Feroz Mehdi


I spoke with Daya the day my father died, on 2nd January, and told him I am going to India for the funeral. I came back on 16 January and spoke to Daya again a few days later. He asked me how I was doing and about the memorial meeting that was held for my father in Delhi. Then he said “You have lost your father, and I am not doing well and can die any day. So, you will be left alone …”. This was one of the many ways he showed his concern for me.


On 12th of February he wrote an e-mail to me and Vinod Mubayi: “Dear Vinod and Feroz, I have lung cancer. How long shall I live is not certain. I will keep you informed of developments. Shree is keeping me alive. I think you should give some thoughts about INSAF Bulletin. Daya”


When I circulated the March issue of INSAF Bulletin, compiled by Vinod, he wrote on 5th of March:


“I am immensely pleased to read the March Bulletin.  I am OK. Shree has arranged for someone to come in the morning. For four days of the week I go to play bridge usually 3 hours. I have no pain. Just get tired even with minimum of physical work like climbing few steps. Daya”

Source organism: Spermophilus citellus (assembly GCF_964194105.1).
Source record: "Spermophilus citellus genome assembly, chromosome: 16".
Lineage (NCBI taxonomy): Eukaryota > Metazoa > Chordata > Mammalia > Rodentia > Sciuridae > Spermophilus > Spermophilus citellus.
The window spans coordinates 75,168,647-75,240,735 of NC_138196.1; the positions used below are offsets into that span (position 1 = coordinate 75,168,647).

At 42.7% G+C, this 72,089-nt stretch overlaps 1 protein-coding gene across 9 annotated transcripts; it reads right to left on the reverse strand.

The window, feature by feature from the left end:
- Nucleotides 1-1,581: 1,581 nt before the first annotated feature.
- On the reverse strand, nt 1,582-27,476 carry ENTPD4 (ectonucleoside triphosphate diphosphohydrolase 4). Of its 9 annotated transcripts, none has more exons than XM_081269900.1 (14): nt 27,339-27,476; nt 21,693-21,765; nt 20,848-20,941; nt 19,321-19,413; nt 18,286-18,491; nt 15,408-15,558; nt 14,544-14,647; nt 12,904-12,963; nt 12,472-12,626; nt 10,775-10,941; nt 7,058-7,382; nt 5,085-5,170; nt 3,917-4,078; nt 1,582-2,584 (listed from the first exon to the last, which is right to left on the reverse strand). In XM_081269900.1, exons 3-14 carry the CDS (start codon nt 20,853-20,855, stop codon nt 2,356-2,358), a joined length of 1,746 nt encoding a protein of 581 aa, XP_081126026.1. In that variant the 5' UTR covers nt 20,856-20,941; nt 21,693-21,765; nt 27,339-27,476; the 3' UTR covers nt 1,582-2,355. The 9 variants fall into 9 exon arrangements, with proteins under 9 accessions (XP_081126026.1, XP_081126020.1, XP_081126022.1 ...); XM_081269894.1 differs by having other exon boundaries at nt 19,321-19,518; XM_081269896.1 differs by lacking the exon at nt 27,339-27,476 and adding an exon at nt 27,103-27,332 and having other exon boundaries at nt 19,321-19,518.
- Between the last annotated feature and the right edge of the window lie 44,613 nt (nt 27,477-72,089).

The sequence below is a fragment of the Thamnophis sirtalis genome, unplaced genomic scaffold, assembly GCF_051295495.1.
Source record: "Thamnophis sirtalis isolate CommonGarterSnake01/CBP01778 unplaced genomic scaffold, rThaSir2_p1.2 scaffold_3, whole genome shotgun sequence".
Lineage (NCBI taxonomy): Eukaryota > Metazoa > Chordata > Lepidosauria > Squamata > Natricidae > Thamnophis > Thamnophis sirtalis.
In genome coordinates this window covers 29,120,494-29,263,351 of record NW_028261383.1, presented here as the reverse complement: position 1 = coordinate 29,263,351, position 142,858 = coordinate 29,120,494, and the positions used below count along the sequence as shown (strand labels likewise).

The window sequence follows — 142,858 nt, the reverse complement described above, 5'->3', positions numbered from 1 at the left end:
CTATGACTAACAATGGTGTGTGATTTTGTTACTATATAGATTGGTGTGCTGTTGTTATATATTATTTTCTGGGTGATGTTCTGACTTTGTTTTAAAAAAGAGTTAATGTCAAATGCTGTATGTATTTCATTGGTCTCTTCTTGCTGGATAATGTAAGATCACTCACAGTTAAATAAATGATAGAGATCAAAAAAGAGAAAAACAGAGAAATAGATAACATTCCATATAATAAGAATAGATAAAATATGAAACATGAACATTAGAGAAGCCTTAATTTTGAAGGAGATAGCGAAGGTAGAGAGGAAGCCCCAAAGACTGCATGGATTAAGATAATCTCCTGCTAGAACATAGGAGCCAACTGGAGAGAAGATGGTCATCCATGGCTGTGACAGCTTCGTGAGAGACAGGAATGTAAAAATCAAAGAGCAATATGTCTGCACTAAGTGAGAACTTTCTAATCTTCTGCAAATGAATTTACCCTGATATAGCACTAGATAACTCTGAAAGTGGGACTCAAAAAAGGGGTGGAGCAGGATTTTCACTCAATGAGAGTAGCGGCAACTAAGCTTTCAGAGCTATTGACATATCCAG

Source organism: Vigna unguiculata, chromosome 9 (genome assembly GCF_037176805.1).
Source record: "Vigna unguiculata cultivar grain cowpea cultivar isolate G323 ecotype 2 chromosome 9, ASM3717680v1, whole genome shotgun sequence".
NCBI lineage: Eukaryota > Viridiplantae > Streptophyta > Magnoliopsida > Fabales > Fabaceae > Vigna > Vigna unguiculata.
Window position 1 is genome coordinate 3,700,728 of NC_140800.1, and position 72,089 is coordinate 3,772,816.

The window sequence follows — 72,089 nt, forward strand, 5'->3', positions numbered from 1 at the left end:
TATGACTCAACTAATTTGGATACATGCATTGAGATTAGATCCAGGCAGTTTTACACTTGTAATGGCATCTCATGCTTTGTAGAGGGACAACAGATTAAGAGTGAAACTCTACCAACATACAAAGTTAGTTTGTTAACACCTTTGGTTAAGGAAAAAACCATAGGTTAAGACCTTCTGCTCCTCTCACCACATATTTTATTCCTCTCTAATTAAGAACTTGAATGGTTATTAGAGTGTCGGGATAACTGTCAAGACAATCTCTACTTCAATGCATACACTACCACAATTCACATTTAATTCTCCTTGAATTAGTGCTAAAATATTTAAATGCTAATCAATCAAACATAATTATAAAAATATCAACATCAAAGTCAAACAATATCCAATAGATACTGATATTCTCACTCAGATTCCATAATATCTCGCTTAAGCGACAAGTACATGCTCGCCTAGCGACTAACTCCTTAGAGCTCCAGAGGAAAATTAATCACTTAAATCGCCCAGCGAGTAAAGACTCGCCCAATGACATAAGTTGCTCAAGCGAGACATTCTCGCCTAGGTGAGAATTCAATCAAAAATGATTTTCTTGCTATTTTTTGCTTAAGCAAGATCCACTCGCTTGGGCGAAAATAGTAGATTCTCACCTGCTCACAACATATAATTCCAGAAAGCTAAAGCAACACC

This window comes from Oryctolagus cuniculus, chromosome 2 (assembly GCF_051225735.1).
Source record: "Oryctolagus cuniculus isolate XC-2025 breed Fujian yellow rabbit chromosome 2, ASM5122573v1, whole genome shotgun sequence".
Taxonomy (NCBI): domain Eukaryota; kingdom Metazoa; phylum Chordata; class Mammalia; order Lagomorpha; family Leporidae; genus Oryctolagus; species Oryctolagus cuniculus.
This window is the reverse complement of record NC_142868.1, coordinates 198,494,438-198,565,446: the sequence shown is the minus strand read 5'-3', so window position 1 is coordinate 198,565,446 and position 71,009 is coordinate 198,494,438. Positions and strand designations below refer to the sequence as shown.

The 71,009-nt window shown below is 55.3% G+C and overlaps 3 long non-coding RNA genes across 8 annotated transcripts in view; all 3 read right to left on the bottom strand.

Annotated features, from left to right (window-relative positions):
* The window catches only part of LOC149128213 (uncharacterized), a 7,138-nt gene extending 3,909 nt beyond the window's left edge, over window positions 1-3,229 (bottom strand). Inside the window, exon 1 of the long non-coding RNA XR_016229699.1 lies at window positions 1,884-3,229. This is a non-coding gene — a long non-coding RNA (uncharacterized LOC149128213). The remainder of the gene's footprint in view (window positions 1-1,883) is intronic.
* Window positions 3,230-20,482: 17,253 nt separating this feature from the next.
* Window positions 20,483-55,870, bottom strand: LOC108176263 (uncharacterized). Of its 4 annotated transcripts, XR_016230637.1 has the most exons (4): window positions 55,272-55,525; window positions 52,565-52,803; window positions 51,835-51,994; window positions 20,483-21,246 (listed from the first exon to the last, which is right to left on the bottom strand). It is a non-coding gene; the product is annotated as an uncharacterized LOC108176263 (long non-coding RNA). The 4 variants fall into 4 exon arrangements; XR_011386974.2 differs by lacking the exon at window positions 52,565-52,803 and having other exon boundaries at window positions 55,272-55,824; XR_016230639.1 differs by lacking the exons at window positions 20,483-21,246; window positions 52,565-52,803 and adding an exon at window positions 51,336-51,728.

I met Daya in 1987 for the first time. And since then hardly a day went by when we did not meet, write or speak over the phone. He along with other comrades had organized a conference in Montreal defending Salman Rushdie against the fatwa issued by the then Iranian leader Ayatollah Khomeni. Daya was a great organizer and I learned a lot from him. Together we initiated many discussion groups and organizations. He always insisted that I coordinate the activities. Right after the conference, in 1988 we formed a discussion group called the Montreal Democratic Forum followed by Canadians for a Secular in 1991 when Hindutva forces were on the rise in India and the Diaspora. In 1992 we formed the organization, known more by its French acronym, CERAS (South Asia Research and Resource Centre). And then Alternatives was formed in 1994 of which he was the founding President. Then he led the formation of International South Asia Forum which included organizations and individuals from many cities in Canada and the USA. He encouraged and supported my idea of forming an autonomous cultural group and thus formed the Kabir Cultural Centre in Montreal.


After so many years of closely working together, Daya became more than a comrade to me. He is probably the only person in whom I confided on all matters, from the very intimate and personal happenings to all kinds of political discussions. He was truly my confidant, my family, my friend, my mentor. I will miss him every day.

Top - Home